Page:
Fast forward to 2030 when humanity has to figure out how to begin running at least half of those dots by other means over the next 25 years, and suddenly (I hope) the scale of the issue begins to take shape.  Wishful thinking isn’t going to cut it. 

Same observations but for air travel:

Again, the number of planes in the above map running on electricity is zero, unless the map coincidentally happened to encompass the few days when the one solar plane in the world trundled across the screen slowly with a single person on board.

Second, the chance of having a smoothly functioning economy and financial system during the 25 year period where 100% of tasty, high net energy fossil fuels have to be replaced by other means, is pretty much zero.  It is highly irresponsible to be merrily sailing towards that future without any serious planning.  Someday people will look back on the people of today and wonder what were they thinking?

And yet here we are, in the finally days of 2016, without any obvious governmental attention to these important, vital matters.  Worse, the central banks are doing everything possible to deny that anything matters at all, besides highly elevated and rising financial asset prices. 

These are really big issues and the question, as always, is what on earth is any of us to do about any of this?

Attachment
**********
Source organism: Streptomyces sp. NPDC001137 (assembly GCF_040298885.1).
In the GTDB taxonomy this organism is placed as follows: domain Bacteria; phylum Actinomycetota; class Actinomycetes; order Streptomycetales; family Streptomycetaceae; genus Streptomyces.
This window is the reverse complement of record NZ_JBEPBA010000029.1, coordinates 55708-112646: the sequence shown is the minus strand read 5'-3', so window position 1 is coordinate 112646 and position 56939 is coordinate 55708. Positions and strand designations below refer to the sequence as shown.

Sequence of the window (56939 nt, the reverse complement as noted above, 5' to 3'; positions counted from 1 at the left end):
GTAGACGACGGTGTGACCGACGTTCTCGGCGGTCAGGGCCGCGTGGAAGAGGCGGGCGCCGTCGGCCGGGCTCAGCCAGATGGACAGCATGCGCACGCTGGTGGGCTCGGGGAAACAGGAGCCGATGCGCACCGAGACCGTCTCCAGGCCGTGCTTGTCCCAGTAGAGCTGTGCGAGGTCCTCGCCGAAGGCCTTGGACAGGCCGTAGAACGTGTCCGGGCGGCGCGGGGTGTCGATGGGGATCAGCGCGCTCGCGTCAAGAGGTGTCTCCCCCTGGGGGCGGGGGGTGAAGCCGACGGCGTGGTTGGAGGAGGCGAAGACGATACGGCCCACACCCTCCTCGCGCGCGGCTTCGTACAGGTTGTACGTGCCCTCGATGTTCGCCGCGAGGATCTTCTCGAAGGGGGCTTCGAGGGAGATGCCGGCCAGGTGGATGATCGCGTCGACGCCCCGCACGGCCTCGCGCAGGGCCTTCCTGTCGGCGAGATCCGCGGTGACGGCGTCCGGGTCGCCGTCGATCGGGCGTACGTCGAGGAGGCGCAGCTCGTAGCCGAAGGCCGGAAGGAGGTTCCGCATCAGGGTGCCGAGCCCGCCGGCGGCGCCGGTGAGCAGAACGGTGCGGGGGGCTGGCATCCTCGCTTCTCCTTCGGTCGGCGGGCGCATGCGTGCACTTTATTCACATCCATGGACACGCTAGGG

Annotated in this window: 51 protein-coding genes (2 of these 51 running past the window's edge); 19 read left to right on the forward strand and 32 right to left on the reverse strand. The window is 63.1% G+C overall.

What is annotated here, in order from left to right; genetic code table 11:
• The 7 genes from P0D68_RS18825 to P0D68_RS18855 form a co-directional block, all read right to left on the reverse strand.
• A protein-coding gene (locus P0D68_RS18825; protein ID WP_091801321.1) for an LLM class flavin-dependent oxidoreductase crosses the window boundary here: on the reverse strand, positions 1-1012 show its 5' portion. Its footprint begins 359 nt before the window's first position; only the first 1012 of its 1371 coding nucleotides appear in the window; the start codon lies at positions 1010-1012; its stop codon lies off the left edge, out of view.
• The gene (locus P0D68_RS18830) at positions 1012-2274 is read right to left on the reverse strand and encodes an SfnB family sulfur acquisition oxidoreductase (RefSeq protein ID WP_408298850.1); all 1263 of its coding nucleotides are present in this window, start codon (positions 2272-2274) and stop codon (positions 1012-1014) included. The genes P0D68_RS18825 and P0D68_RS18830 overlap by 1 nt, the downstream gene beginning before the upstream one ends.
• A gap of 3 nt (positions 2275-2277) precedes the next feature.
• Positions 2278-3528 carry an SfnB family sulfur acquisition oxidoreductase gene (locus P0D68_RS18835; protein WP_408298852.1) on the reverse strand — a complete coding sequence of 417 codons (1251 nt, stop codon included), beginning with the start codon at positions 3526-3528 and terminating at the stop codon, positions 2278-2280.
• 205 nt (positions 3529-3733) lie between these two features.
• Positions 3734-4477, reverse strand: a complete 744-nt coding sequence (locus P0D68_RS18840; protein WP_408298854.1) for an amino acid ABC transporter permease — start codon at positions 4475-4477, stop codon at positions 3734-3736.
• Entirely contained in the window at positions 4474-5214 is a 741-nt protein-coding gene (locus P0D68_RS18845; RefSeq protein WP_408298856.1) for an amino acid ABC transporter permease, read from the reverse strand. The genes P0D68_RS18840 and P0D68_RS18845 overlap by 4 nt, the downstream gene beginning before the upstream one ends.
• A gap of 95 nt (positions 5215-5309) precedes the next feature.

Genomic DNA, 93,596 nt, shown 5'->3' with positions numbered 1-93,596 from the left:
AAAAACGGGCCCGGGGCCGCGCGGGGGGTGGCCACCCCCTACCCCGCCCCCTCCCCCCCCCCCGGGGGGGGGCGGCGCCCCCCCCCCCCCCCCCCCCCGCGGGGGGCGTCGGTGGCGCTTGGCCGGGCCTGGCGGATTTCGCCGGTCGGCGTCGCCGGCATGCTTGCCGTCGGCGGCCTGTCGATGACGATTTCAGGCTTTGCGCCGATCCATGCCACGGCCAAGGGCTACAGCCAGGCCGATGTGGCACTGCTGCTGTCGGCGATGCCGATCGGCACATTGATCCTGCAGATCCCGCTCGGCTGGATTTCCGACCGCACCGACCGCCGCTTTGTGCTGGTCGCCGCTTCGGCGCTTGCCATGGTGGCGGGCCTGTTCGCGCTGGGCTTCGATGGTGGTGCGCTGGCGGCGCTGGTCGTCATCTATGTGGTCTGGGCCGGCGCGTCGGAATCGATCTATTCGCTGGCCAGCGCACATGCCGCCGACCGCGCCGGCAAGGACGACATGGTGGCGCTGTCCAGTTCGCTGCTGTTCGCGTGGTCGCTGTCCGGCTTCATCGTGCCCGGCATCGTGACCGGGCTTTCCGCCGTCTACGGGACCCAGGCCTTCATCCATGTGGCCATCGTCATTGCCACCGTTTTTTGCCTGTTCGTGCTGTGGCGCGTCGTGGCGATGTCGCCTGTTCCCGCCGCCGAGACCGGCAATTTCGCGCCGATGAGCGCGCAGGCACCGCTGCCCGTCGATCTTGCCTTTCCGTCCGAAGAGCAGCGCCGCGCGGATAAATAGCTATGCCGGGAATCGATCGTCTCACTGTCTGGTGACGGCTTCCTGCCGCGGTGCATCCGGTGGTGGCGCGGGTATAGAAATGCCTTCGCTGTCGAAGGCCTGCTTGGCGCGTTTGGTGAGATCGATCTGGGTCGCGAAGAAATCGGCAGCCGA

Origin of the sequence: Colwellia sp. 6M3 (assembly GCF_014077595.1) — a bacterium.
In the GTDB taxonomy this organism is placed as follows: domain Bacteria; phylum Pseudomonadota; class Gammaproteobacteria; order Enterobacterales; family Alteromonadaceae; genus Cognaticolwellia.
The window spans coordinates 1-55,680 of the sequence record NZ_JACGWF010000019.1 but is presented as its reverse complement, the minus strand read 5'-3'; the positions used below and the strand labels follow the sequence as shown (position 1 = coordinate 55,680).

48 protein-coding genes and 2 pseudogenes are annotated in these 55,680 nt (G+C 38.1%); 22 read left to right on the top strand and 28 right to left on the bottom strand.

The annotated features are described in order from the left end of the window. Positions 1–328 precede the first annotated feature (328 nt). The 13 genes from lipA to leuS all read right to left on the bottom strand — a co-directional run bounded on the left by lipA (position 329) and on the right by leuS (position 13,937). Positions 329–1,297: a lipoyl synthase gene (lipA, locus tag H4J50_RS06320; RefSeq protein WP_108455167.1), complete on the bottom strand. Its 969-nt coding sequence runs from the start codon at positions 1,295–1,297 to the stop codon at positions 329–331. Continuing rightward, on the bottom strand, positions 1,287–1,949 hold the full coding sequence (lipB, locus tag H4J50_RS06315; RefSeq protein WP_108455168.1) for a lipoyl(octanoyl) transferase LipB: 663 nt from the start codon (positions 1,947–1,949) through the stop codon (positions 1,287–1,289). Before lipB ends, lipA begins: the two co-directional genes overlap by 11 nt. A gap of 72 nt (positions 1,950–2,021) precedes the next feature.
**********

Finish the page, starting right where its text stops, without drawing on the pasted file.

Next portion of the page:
How to Have A Positive Impact

Here’s where we need your help.  Of course we strongly advocate that you get your own resilience plans in order first and attend to those before anything else.

For some this will be a lengthy process, for others much shorter or already mostly done or in progress. 

It is through our own examples that we have the best chance of changing others.  If we lead, some will follow.  Indeed, unless or until we change ourselves, there’s no point at all in trying to reach others to convince them to change. 

For example, it fell more than a little flat for me when Al Gore was out on his Inconvenient Truth tour when his own utility bill for his 20-room Tennessee ‘home’ (mansion?) was $30,000. Authenticity matters.

Next, we need help reaching more people and organizations, and the more influential they are the better.  As Malcom Gladwell wrote in his book The Tipping Point, the moment of critical social mass happens not when 51% of people are activated, but when the right 8% get involved. 

Adam and I have a very aggressive plan for 2017 that will include lots more efforts at expanding the reach of our message.  We need your help.